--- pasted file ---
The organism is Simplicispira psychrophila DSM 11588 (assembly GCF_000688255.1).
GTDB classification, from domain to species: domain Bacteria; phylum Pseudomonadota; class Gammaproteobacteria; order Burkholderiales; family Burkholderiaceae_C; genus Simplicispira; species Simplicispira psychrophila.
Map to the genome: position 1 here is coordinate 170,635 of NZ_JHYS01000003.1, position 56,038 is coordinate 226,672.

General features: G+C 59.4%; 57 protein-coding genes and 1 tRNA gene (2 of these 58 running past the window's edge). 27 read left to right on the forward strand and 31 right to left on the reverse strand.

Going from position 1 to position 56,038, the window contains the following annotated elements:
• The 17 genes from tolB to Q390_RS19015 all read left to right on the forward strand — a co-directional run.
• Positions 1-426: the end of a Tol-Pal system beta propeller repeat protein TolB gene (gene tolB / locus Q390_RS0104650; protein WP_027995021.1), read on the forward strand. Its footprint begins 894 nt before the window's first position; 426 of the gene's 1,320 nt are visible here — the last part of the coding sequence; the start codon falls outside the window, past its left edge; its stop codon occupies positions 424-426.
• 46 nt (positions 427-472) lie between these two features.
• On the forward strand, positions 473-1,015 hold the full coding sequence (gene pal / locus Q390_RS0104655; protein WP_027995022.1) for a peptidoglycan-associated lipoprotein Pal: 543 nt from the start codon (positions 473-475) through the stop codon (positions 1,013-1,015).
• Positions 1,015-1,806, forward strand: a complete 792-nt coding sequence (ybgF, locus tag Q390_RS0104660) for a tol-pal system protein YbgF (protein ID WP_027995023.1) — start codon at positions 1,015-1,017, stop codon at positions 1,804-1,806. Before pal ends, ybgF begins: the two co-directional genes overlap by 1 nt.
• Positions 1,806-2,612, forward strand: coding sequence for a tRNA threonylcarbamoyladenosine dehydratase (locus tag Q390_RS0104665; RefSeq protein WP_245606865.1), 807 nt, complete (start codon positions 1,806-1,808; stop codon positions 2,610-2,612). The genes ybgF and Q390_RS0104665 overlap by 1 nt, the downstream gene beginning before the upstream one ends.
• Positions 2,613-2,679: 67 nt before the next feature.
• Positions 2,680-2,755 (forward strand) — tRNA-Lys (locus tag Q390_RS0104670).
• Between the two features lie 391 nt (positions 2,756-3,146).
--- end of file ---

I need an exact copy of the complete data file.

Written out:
The organism is Simplicispira psychrophila DSM 11588 (assembly GCF_000688255.1).
GTDB classification, from domain to species: domain Bacteria; phylum Pseudomonadota; class Gammaproteobacteria; order Burkholderiales; family Burkholderiaceae_C; genus Simplicispira; species Simplicispira psychrophila.
Map to the genome: position 1 here is coordinate 170,635 of NZ_JHYS01000003.1, position 56,038 is coordinate 226,672.

General features: G+C 59.4%; 57 protein-coding genes and 1 tRNA gene (2 of these 58 running past the window's edge). 27 read left to right on the forward strand and 31 right to left on the reverse strand.

Going from position 1 to position 56,038, the window contains the following annotated elements:
• The 17 genes from tolB to Q390_RS19015 all read left to right on the forward strand — a co-directional run.
• Positions 1-426: the end of a Tol-Pal system beta propeller repeat protein TolB gene (gene tolB / locus Q390_RS0104650; protein WP_027995021.1), read on the forward strand. Its footprint begins 894 nt before the window's first position; 426 of the gene's 1,320 nt are visible here — the last part of the coding sequence; the start codon falls outside the window, past its left edge; its stop codon occupies positions 424-426.
• 46 nt (positions 427-472) lie between these two features.
• On the forward strand, positions 473-1,015 hold the full coding sequence (gene pal / locus Q390_RS0104655; protein WP_027995022.1) for a peptidoglycan-associated lipoprotein Pal: 543 nt from the start codon (positions 473-475) through the stop codon (positions 1,013-1,015).
• Positions 1,015-1,806, forward strand: a complete 792-nt coding sequence (ybgF, locus tag Q390_RS0104660) for a tol-pal system protein YbgF (protein ID WP_027995023.1) — start codon at positions 1,015-1,017, stop codon at positions 1,804-1,806. Before pal ends, ybgF begins: the two co-directional genes overlap by 1 nt.
• Positions 1,806-2,612, forward strand: coding sequence for a tRNA threonylcarbamoyladenosine dehydratase (locus tag Q390_RS0104665; RefSeq protein WP_245606865.1), 807 nt, complete (start codon positions 1,806-1,808; stop codon positions 2,610-2,612). The genes ybgF and Q390_RS0104665 overlap by 1 nt, the downstream gene beginning before the upstream one ends.
• Positions 2,613-2,679: 67 nt before the next feature.
• Positions 2,680-2,755 (forward strand) — tRNA-Lys (locus tag Q390_RS0104670).
• Between the two features lie 391 nt (positions 2,756-3,146).